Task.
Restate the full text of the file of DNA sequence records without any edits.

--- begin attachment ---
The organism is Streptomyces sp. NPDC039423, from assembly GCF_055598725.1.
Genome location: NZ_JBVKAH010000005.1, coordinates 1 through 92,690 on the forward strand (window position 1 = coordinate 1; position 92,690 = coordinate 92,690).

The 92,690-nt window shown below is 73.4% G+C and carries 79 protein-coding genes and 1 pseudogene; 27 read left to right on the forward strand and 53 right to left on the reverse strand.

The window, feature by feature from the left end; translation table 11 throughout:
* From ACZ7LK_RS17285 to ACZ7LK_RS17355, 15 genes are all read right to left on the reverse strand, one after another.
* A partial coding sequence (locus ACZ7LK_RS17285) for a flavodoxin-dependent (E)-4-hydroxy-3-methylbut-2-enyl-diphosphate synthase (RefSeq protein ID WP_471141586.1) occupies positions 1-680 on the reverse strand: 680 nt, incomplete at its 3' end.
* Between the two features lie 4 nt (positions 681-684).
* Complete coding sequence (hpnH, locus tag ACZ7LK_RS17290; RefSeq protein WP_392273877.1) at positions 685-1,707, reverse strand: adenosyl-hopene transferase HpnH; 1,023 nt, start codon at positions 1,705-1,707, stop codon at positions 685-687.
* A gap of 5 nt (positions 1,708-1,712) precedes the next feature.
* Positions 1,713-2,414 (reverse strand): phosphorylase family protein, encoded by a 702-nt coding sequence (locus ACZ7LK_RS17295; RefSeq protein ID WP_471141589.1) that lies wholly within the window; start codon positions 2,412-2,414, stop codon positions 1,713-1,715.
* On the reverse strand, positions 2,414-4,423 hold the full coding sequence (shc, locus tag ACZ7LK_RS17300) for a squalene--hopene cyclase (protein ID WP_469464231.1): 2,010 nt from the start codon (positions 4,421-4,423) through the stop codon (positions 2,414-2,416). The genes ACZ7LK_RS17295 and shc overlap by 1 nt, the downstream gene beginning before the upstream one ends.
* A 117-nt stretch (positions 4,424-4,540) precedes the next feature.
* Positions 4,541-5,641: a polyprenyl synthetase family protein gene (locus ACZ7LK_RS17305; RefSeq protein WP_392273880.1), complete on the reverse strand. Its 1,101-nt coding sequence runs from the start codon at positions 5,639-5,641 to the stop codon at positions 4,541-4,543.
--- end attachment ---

The organism is Streptomyces sp. NPDC039423, from assembly GCF_055598725.1.
Genome location: NZ_JBVKAH010000005.1, coordinates 1 through 92,690 on the forward strand (window position 1 = coordinate 1; position 92,690 = coordinate 92,690).

The 92,690-nt window shown below is 73.4% G+C and carries 79 protein-coding genes and 1 pseudogene; 27 read left to right on the forward strand and 53 right to left on the reverse strand.

The window, feature by feature from the left end; translation table 11 throughout:
* From ACZ7LK_RS17285 to ACZ7LK_RS17355, 15 genes are all read right to left on the reverse strand, one after another.
* A partial coding sequence (locus ACZ7LK_RS17285) for a flavodoxin-dependent (E)-4-hydroxy-3-methylbut-2-enyl-diphosphate synthase (RefSeq protein ID WP_471141586.1) occupies positions 1-680 on the reverse strand: 680 nt, incomplete at its 3' end.
* Between the two features lie 4 nt (positions 681-684).
* Complete coding sequence (hpnH, locus tag ACZ7LK_RS17290; RefSeq protein WP_392273877.1) at positions 685-1,707, reverse strand: adenosyl-hopene transferase HpnH; 1,023 nt, start codon at positions 1,705-1,707, stop codon at positions 685-687.
* A gap of 5 nt (positions 1,708-1,712) precedes the next feature.
* Positions 1,713-2,414 (reverse strand): phosphorylase family protein, encoded by a 702-nt coding sequence (locus ACZ7LK_RS17295; RefSeq protein ID WP_471141589.1) that lies wholly within the window; start codon positions 2,412-2,414, stop codon positions 1,713-1,715.
* On the reverse strand, positions 2,414-4,423 hold the full coding sequence (shc, locus tag ACZ7LK_RS17300) for a squalene--hopene cyclase (protein ID WP_469464231.1): 2,010 nt from the start codon (positions 4,421-4,423) through the stop codon (positions 2,414-2,416). The genes ACZ7LK_RS17295 and shc overlap by 1 nt, the downstream gene beginning before the upstream one ends.
* A 117-nt stretch (positions 4,424-4,540) precedes the next feature.
* Positions 4,541-5,641: a polyprenyl synthetase family protein gene (locus ACZ7LK_RS17305; RefSeq protein WP_392273880.1), complete on the reverse strand. Its 1,101-nt coding sequence runs from the start codon at positions 5,639-5,641 to the stop codon at positions 4,541-4,543.